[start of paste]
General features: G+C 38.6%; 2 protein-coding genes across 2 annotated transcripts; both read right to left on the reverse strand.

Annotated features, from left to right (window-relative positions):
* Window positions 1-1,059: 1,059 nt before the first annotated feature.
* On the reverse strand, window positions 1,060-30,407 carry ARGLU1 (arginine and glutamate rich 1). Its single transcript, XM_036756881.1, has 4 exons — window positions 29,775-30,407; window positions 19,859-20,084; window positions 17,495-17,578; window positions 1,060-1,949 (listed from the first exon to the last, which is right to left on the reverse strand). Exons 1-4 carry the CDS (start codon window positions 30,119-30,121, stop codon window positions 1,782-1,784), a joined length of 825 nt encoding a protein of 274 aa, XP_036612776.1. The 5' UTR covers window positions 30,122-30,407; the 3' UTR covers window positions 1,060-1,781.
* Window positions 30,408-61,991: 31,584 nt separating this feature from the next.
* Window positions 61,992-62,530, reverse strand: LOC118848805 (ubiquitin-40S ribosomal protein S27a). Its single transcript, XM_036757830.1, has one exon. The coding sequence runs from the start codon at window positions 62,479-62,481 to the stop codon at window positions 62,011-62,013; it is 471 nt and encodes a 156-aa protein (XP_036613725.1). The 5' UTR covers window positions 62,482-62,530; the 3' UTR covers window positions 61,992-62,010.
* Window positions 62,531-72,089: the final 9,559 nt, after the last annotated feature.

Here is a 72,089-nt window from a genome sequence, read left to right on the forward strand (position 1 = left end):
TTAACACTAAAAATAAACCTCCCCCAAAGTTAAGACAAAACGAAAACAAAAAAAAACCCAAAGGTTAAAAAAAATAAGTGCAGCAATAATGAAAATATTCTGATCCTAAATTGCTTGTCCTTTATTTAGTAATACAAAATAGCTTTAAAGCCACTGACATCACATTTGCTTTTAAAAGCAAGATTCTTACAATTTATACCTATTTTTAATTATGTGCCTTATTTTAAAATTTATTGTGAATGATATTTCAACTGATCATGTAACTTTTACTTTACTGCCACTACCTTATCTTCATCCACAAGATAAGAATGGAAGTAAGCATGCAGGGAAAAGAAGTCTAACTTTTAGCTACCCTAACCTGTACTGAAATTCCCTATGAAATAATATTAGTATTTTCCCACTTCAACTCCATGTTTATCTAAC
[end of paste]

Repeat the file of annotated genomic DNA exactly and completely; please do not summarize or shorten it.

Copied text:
General features: G+C 38.6%; 2 protein-coding genes across 2 annotated transcripts; both read right to left on the reverse strand.

Annotated features, from left to right (window-relative positions):
* Window positions 1-1,059: 1,059 nt before the first annotated feature.
* On the reverse strand, window positions 1,060-30,407 carry ARGLU1 (arginine and glutamate rich 1). Its single transcript, XM_036756881.1, has 4 exons — window positions 29,775-30,407; window positions 19,859-20,084; window positions 17,495-17,578; window positions 1,060-1,949 (listed from the first exon to the last, which is right to left on the reverse strand). Exons 1-4 carry the CDS (start codon window positions 30,119-30,121, stop codon window positions 1,782-1,784), a joined length of 825 nt encoding a protein of 274 aa, XP_036612776.1. The 5' UTR covers window positions 30,122-30,407; the 3' UTR covers window positions 1,060-1,781.
* Window positions 30,408-61,991: 31,584 nt separating this feature from the next.
* Window positions 61,992-62,530, reverse strand: LOC118848805 (ubiquitin-40S ribosomal protein S27a). Its single transcript, XM_036757830.1, has one exon. The coding sequence runs from the start codon at window positions 62,479-62,481 to the stop codon at window positions 62,011-62,013; it is 471 nt and encodes a 156-aa protein (XP_036613725.1). The 5' UTR covers window positions 62,482-62,530; the 3' UTR covers window positions 61,992-62,010.
* Window positions 62,531-72,089: the final 9,559 nt, after the last annotated feature.

Here is a 72,089-nt window from a genome sequence, read left to right on the forward strand (position 1 = left end):
TTAACACTAAAAATAAACCTCCCCCAAAGTTAAGACAAAACGAAAACAAAAAAAAACCCAAAGGTTAAAAAAAATAAGTGCAGCAATAATGAAAATATTCTGATCCTAAATTGCTTGTCCTTTATTTAGTAATACAAAATAGCTTTAAAGCCACTGACATCACATTTGCTTTTAAAAGCAAGATTCTTACAATTTATACCTATTTTTAATTATGTGCCTTATTTTAAAATTTATTGTGAATGATATTTCAACTGATCATGTAACTTTTACTTTACTGCCACTACCTTATCTTCATCCACAAGATAAGAATGGAAGTAAGCATGCAGGGAAAAGAAGTCTAACTTTTAGCTACCCTAACCTGTACTGAAATTCCCTATGAAATAATATTAGTATTTTCCCACTTCAACTCCATGTTTATCTAAC